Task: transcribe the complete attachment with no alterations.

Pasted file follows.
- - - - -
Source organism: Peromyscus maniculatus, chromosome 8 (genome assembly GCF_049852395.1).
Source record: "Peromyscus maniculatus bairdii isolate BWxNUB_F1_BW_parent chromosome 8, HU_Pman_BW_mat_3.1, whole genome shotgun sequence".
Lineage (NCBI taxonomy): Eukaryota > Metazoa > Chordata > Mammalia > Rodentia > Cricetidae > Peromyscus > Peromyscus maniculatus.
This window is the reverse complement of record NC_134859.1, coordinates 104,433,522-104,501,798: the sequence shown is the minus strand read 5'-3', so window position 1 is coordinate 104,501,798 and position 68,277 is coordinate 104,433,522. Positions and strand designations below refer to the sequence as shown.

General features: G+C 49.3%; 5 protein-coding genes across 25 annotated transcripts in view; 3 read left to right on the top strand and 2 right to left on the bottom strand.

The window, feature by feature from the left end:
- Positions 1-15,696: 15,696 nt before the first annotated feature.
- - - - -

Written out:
Source organism: Peromyscus maniculatus, chromosome 8 (genome assembly GCF_049852395.1).
Source record: "Peromyscus maniculatus bairdii isolate BWxNUB_F1_BW_parent chromosome 8, HU_Pman_BW_mat_3.1, whole genome shotgun sequence".
Lineage (NCBI taxonomy): Eukaryota > Metazoa > Chordata > Mammalia > Rodentia > Cricetidae > Peromyscus > Peromyscus maniculatus.
This window is the reverse complement of record NC_134859.1, coordinates 104,433,522-104,501,798: the sequence shown is the minus strand read 5'-3', so window position 1 is coordinate 104,501,798 and position 68,277 is coordinate 104,433,522. Positions and strand designations below refer to the sequence as shown.

General features: G+C 49.3%; 5 protein-coding genes across 25 annotated transcripts in view; 3 read left to right on the top strand and 2 right to left on the bottom strand.

The window, feature by feature from the left end:
- Positions 1-15,696: 15,696 nt before the first annotated feature.